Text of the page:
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Experts offer prevention tips after 3 cases of West Nile Virus reported in Salt Lake County

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Posted at 7:36 PM, Sep 11, 2015
and last updated 2015-09-11 21:46:19-04

SALT LAKE COUNTY, Utah — The Salt Lake County Health Department announced Friday there are three human cases of West Nile Virus in the county, and the three incidents mark the first cases of the virus to appear in Utah this year.

According to the press release from the health department, all individuals are expected to recover, and officials note that the virus is not spread through human-to-human contact but rather through mosquito bites.

The press release states, “There is no treatment for West Nile Virus, so prevention is essential.”

Mosquito abatement efforts are ongoing, but the health department urges residents to do their part to protect themselves from mosquito bites and the risk of WNV.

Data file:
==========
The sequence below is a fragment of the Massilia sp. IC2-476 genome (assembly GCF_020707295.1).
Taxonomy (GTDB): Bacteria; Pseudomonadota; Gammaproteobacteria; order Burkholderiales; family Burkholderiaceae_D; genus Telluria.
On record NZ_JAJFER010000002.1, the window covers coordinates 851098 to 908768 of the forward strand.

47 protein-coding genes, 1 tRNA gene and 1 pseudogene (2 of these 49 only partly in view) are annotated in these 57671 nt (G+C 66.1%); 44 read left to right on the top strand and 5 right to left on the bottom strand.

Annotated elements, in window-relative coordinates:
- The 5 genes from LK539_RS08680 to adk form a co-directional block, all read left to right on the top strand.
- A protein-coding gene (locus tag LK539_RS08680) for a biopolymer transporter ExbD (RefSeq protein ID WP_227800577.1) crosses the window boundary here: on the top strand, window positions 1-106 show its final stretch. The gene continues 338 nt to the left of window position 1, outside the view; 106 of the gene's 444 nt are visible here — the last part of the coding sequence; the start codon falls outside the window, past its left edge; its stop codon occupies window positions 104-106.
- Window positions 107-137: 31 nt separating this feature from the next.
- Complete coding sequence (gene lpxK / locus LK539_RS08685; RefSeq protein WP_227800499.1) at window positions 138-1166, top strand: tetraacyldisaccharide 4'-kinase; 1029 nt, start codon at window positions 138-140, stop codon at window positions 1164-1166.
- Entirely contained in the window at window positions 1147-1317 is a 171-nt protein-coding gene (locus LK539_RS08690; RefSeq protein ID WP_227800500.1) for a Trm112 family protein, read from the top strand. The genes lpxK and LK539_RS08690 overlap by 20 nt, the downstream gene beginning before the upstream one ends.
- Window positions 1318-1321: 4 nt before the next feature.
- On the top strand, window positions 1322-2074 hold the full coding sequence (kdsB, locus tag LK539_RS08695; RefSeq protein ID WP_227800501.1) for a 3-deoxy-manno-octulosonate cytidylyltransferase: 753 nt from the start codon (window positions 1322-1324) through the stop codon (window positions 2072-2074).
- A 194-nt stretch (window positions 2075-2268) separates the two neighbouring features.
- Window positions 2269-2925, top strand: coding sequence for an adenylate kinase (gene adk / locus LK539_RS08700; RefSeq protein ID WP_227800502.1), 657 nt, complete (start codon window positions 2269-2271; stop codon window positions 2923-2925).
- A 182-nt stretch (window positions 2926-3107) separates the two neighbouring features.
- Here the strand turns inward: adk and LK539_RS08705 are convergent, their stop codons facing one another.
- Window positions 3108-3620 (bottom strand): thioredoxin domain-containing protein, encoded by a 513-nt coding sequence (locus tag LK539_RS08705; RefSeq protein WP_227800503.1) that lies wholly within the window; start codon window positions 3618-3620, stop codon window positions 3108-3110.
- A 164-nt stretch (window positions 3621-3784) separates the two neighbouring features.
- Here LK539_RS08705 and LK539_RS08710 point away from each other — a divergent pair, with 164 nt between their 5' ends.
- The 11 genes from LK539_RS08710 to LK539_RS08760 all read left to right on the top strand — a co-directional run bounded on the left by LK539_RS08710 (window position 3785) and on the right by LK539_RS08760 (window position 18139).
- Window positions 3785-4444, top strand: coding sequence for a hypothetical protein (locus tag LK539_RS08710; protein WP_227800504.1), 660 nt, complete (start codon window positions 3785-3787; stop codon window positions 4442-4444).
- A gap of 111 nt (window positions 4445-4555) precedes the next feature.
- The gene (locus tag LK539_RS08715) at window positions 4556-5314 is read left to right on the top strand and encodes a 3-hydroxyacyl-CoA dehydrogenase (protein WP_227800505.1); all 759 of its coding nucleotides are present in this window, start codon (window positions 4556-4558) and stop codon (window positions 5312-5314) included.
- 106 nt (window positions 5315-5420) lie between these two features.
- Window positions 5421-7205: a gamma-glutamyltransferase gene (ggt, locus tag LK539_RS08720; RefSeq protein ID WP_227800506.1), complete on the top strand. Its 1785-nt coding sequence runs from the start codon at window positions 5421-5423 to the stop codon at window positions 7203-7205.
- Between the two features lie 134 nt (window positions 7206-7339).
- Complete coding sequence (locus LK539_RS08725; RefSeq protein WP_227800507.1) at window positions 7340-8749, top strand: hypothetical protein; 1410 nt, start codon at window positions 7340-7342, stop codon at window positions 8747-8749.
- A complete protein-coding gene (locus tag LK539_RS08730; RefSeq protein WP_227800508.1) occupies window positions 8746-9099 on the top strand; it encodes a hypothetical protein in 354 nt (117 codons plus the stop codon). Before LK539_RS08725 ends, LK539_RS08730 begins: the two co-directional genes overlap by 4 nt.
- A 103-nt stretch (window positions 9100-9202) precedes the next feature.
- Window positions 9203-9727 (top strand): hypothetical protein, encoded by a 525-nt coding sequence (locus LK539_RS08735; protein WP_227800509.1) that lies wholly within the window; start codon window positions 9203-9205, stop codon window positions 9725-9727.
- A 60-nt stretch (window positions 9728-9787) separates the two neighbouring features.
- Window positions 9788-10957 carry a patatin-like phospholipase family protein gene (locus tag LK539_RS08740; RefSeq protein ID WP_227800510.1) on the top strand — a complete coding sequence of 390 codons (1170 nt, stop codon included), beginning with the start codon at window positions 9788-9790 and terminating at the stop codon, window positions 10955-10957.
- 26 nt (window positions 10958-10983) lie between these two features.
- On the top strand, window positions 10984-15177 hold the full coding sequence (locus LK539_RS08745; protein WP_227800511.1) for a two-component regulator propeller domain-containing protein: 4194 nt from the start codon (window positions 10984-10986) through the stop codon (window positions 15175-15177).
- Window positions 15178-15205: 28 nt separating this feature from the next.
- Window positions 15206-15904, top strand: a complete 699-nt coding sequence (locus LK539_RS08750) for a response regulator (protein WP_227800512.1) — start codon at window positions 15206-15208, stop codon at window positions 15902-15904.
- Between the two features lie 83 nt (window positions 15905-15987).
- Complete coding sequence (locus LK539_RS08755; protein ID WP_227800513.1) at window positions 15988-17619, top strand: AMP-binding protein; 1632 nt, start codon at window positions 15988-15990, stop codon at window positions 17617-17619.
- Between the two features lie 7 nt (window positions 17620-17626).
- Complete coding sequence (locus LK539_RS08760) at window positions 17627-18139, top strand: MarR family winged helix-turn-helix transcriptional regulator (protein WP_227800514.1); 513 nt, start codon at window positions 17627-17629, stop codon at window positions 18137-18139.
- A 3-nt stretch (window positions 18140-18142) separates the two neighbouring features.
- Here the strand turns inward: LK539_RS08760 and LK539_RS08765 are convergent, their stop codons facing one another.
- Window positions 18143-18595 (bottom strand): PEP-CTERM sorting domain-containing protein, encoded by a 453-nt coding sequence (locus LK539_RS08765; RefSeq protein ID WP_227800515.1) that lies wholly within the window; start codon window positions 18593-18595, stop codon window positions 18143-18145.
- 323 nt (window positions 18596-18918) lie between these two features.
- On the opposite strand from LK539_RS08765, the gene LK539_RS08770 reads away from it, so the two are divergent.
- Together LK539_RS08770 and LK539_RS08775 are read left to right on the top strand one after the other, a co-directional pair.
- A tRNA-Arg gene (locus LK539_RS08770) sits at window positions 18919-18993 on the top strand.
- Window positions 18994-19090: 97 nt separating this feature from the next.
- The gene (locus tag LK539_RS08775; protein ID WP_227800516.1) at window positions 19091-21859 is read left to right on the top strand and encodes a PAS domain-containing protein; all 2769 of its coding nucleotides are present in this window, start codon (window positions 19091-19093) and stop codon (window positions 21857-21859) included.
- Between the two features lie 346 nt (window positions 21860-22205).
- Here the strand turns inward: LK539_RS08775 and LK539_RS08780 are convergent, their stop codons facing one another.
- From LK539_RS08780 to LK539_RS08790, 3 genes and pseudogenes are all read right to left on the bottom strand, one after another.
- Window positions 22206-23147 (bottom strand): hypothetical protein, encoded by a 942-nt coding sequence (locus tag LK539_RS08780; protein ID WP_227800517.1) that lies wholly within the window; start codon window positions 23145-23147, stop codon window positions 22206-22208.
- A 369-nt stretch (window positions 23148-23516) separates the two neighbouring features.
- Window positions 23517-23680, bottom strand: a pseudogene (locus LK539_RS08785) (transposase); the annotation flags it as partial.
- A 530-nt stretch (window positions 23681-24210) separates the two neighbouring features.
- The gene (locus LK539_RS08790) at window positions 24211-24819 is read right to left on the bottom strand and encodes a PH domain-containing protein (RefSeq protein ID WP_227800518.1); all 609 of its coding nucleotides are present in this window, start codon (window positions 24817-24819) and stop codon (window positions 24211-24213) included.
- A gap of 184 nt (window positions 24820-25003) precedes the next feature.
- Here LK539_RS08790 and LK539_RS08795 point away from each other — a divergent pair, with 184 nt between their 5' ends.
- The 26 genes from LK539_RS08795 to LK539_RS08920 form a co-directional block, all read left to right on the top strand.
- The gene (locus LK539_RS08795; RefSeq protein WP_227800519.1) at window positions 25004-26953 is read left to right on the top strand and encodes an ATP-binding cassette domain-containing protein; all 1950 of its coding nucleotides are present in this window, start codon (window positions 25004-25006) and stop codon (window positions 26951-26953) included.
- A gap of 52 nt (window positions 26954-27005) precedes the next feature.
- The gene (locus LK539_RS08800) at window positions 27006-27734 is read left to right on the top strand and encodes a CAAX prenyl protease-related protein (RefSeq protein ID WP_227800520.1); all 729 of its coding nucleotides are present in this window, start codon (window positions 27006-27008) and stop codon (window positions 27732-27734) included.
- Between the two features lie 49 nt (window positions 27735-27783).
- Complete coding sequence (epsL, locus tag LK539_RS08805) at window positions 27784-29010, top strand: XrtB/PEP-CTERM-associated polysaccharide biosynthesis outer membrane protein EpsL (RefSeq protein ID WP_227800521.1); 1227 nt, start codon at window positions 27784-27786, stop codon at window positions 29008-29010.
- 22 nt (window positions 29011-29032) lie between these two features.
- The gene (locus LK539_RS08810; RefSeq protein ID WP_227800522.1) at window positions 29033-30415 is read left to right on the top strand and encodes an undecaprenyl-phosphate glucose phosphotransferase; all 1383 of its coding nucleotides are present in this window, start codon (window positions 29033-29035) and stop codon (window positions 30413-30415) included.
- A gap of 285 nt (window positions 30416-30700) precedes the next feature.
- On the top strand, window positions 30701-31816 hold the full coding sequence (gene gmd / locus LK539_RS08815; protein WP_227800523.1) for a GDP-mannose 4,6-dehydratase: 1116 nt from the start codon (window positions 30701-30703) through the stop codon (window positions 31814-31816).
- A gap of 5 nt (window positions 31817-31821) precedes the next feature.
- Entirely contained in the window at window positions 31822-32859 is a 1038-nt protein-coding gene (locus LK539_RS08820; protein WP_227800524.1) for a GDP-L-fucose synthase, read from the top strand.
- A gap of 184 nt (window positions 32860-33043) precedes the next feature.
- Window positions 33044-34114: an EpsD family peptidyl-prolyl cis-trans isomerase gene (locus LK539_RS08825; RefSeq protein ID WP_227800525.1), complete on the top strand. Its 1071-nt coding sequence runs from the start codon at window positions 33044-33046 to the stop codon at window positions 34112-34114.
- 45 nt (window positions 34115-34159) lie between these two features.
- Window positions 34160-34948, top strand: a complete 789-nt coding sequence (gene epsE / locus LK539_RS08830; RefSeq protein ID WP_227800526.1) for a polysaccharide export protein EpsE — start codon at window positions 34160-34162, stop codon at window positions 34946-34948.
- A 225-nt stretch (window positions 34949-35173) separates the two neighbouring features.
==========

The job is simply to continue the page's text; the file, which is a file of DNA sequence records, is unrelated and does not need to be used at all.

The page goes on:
“We’re seeing West-Nile–infected mosquitoes throughout the valley,” Sam Dickson, director of the Salt Lake City Mosquito Abatement District, stated in the press release. “Our crew has been working since early spring to reduce the number of mosquitoes and continues to do so. However, MADs cannot eliminate all mosquitoes and residents need to do their part to protect themselves, too.”

The release states there were two human cases of WNV in the county in 2014, and the last known fatality due to WNV in Salt Lake County was in 2007.

The department provided several tips for preventing exposure:

  • Wearing long pants, a long-sleeved shirt, and socks when outdoors from dusk to dawn, when WNV-carrying mosquitoes are most active
  • Using repellents that contain DEET or picaridin when outdoors from dusk to dawn
  • Regularly removing any standing water in yards
  • Clearing roof gutters of debris
  • Keeping ornamental ponds clean and contacting their local MAD to stock them with mosquito-eating fish or long-lasting biological control products
  • Ensuring screen doors and window screens are in good condition
  • Cutting weeds and tall grass as adult mosquitoes look for these shady places to rest during the hot daylight hours